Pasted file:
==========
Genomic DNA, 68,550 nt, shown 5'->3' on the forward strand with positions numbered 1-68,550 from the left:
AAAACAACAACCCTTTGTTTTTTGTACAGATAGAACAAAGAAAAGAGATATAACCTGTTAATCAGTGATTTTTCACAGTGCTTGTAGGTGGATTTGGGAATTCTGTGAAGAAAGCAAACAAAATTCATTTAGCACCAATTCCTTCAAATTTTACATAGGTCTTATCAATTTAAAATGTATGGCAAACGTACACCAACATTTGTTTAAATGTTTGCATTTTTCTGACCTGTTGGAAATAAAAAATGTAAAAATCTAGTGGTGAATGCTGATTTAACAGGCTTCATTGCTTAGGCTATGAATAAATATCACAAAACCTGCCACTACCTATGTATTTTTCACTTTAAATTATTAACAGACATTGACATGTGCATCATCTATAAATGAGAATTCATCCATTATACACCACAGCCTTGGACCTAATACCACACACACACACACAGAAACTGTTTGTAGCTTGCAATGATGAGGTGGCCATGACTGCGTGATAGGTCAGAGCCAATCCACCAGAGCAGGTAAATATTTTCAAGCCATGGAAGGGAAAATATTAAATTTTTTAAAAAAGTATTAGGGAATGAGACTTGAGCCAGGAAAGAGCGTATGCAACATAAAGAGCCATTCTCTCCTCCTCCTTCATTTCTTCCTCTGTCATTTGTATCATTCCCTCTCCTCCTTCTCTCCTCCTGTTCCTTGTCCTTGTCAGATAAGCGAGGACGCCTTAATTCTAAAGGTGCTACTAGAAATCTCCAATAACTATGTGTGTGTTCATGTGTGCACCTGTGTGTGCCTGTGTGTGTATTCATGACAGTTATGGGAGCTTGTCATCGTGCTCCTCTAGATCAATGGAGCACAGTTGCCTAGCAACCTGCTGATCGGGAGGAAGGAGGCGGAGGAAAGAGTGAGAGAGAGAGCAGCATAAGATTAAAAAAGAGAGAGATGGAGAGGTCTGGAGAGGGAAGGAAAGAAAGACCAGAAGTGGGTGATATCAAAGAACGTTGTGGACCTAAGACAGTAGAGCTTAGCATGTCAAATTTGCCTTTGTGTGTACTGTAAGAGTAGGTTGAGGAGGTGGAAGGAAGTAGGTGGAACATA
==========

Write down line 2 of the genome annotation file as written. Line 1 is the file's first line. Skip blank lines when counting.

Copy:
AAAACAACAACCCTTTGTTTTTTGTACAGATAGAACAAAGAAAAGAGATATAACCTGTTAATCAGTGATTTTTCACAGTGCTTGTAGGTGGATTTGGGAATTCTGTGAAGAAAGCAAACAAAATTCATTTAGCACCAATTCCTTCAAATTTTACATAGGTCTTATCAATTTAAAATGTATGGCAAACGTACACCAACATTTGTTTAAATGTTTGCATTTTTCTGACCTGTTGGAAATAAAAAATGTAAAAATCTAGTGGTGAATGCTGATTTAACAGGCTTCATTGCTTAGGCTATGAATAAATATCACAAAACCTGCCACTACCTATGTATTTTTCACTTTAAATTATTAACAGACATTGACATGTGCATCATCTATAAATGAGAATTCATCCATTATACACCACAGCCTTGGACCTAATACCACACACACACACACAGAAACTGTTTGTAGCTTGCAATGATGAGGTGGCCATGACTGCGTGATAGGTCAGAGCCAATCCACCAGAGCAGGTAAATATTTTCAAGCCATGGAAGGGAAAATATTAAATTTTTTAAAAAAGTATTAGGGAATGAGACTTGAGCCAGGAAAGAGCGTATGCAACATAAAGAGCCATTCTCTCCTCCTCCTTCATTTCTTCCTCTGTCATTTGTATCATTCCCTCTCCTCCTTCTCTCCTCCTGTTCCTTGTCCTTGTCAGATAAGCGAGGACGCCTTAATTCTAAAGGTGCTACTAGAAATCTCCAATAACTATGTGTGTGTTCATGTGTGCACCTGTGTGTGCCTGTGTGTGTATTCATGACAGTTATGGGAGCTTGTCATCGTGCTCCTCTAGATCAATGGAGCACAGTTGCCTAGCAACCTGCTGATCGGGAGGAAGGAGGCGGAGGAAAGAGTGAGAGAGAGAGCAGCATAAGATTAAAAAAGAGAGAGATGGAGAGGTCTGGAGAGGGAAGGAAAGAAAGACCAGAAGTGGGTGATATCAAAGAACGTTGTGGACCTAAGACAGTAGAGCTTAGCATGTCAAATTTGCCTTTGTGTGTACTGTAAGAGTAGGTTGAGGAGGTGGAAGGAAGTAGGTGGAACATA